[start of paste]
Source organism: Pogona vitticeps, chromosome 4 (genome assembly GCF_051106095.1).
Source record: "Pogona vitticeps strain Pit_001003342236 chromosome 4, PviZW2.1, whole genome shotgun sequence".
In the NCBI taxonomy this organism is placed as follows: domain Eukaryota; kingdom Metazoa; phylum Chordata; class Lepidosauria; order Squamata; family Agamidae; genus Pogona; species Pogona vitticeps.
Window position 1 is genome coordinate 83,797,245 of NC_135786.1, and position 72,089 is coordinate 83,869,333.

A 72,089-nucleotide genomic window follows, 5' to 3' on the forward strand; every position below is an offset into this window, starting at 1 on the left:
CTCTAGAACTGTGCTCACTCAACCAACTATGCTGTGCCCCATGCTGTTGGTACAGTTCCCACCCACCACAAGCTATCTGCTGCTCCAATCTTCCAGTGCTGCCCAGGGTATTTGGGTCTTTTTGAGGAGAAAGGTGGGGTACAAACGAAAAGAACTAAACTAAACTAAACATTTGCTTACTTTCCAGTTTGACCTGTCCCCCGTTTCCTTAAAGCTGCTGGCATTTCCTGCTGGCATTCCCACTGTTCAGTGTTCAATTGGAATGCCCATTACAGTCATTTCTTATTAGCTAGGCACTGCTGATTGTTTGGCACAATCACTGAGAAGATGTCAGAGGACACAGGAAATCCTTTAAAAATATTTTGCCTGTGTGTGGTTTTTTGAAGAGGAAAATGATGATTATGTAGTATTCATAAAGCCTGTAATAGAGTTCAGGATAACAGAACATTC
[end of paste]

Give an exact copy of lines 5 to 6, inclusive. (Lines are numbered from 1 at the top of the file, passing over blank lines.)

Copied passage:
A 72,089-nucleotide genomic window follows, 5' to 3' on the forward strand; every position below is an offset into this window, starting at 1 on the left:
CTCTAGAACTGTGCTCACTCAACCAACTATGCTGTGCCCCATGCTGTTGGTACAGTTCCCACCCACCACAAGCTATCTGCTGCTCCAATCTTCCAGTGCTGCCCAGGGTATTTGGGTCTTTTTGAGGAGAAAGGTGGGGTACAAACGAAAAGAACTAAACTAAACTAAACATTTGCTTACTTTCCAGTTTGACCTGTCCCCCGTTTCCTTAAAGCTGCTGGCATTTCCTGCTGGCATTCCCACTGTTCAGTGTTCAATTGGAATGCCCATTACAGTCATTTCTTATTAGCTAGGCACTGCTGATTGTTTGGCACAATCACTGAGAAGATGTCAGAGGACACAGGAAATCCTTTAAAAATATTTTGCCTGTGTGTGGTTTTTTGAAGAGGAAAATGATGATTATGTAGTATTCATAAAGCCTGTAATAGAGTTCAGGATAACAGAACATTC